I remember the cake the best. A shining golden yellow round, plopped with a pock onto a cracked china plate, oozing its beautiful syrup to the edge. As I said before, my mother and I seemed, in my memory, to have always been alone on Valentine’s day, at least after my brother went off to college and I was still in high school, and those days my father was away too, because he always had work in Boston. Valentine’s day slips somehow from the cake and the snow to that one year when he was away, and my Spanish teacher Senor Roberto was at our house giving me my weekly two hour lesson--Lorca I think it was-- and the yellow of that cake turns into the green of "verde que te quiero verde," in my minds eye and slides into this terrible feeling at the pit of my stomach where I remember the phone rang and I could just feel my mother's tension from upstairs in her bed room, and I wanted to hurry up and get that class over with because I knew something BIG was happening. I was that  nervous. My mother calls me a "highly sensitive person," it’s the title of some book she gave me about that kind of person who is, in her definition, a "sponge," for what is around her and who can never let go of everything that happens. "Highly sensitive person," however, seems to translate awful quick into "highly neurotic person," and I'm pretty sick of hearing that..

So my mother's on the phone. And then it seems like hours until she comes down and her face is all funny and squished kind of like home-made play -dough, and there is this chill that settles over all of us, I mean I'm pretty sure the Senor has caught wind of something BIG happening. Anyway, my mother pays him, and he leaves, and then I ask her what's wrong and she won't tell me at first, and then because as I've learned about my mother, she'll always spill it, no matter the cost in the end, and she says "You're father is in Boston with another woman, your aunt just called to tell me." SHIT. That's all I can think: SHIT SHIT SHIT. And it's fucking Valentine's day.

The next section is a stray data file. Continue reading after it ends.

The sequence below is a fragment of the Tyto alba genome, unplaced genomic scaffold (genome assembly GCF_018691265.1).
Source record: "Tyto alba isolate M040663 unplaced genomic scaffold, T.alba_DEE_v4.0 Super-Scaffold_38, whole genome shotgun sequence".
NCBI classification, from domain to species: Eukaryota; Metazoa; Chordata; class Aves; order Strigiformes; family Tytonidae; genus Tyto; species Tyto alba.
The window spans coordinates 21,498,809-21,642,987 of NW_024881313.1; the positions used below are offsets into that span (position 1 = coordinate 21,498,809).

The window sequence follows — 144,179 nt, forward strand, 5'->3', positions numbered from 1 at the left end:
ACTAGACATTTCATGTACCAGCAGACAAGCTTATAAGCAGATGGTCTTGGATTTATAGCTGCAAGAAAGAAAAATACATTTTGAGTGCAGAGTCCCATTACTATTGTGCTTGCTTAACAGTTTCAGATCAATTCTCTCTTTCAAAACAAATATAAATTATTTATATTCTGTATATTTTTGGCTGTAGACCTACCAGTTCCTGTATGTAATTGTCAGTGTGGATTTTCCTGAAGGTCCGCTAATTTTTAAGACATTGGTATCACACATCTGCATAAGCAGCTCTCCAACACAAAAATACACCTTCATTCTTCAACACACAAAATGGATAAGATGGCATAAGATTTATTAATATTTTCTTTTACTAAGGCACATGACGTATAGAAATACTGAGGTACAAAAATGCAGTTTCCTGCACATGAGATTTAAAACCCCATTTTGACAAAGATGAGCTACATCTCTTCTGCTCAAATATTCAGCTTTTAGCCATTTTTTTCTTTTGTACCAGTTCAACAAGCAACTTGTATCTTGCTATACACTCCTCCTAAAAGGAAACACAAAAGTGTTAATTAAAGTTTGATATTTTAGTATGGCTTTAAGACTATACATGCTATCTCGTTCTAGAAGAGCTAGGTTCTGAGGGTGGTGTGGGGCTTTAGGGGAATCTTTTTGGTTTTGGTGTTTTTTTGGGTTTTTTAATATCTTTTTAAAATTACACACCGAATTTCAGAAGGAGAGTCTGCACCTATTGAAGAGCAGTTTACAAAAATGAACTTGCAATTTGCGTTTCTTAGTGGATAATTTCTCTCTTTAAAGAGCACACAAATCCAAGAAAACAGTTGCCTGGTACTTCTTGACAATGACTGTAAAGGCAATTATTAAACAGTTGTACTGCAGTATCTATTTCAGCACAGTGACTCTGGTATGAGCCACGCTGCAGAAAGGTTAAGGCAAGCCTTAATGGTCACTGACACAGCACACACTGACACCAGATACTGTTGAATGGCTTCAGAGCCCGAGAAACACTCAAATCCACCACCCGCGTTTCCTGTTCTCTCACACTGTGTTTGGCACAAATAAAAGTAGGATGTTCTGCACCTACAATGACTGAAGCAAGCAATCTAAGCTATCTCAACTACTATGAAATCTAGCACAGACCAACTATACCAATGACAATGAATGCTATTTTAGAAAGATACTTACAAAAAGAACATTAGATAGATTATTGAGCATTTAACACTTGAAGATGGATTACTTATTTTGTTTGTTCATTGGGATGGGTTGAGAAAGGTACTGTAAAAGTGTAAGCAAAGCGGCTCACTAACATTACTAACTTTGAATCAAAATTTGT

I'm not sure what happened after Mr. Dobbs actually handed the flowers to Sarah, except I do know that he wasn't around much longer after that, and he just sort of slipped away. Anyway I started going out with this guy who I finally lost it to, but that's another story, and I kind of stopped keeping track of Lisa and Wendy and Cara and Mara and all the rest. Once in a while I'll hear from someone who knows one of those girls that they're doing fine, and they probably hear the same about me.  

Recently though things have been weird. I'm no longer speaking to my mother as much as I used to. Things have been pretty tense since Christmas. My parents are divorced. Not really in that order, sequentially I mean. My dad lives with someone else, and my Mom lives by herself.

 But, you know, I still really love Valentine’s day. I think of that round yellow cake, I think of the snow, and I think without wincing of those years in high school when the carnations got passed around and maybe I only got one and the girl next to me who wasn't half as pretty, got fifteen, and I still think it's OK. I like the feeling of that made up holiday with  the cheesy cards and that whole silly American trivial Hallmark feel. I like it. And I guess I'm thinking about it today because I do miss my Mom. I miss that time of just us together. And I miss who I was before I knew things were that fucked up, and that no goddamn Hallmark card would save us. I miss that cake. 

* Some names have been changed. 

 

Posted on Monday, February 14, 2011 at 03:45PM by Registered CommenterCaitlin Shetterly | Comments1 Comment

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Reader Comments (1)

Wow! That was fantastic! As was your book. I received a copy from Deb Murphy and couldn't put it down. You write with such thoughtfulness and clarity and I appreciate what it takes to share your family with us. Sometimes, we're all in a compact car clinging to our stuff. Seriously. And even then, we're probably braver, smarter and more whole than we think.

Thanks for a great read. I wish you and your family health and happiness!

February 14, 2011 | Unregistered CommenterAlyson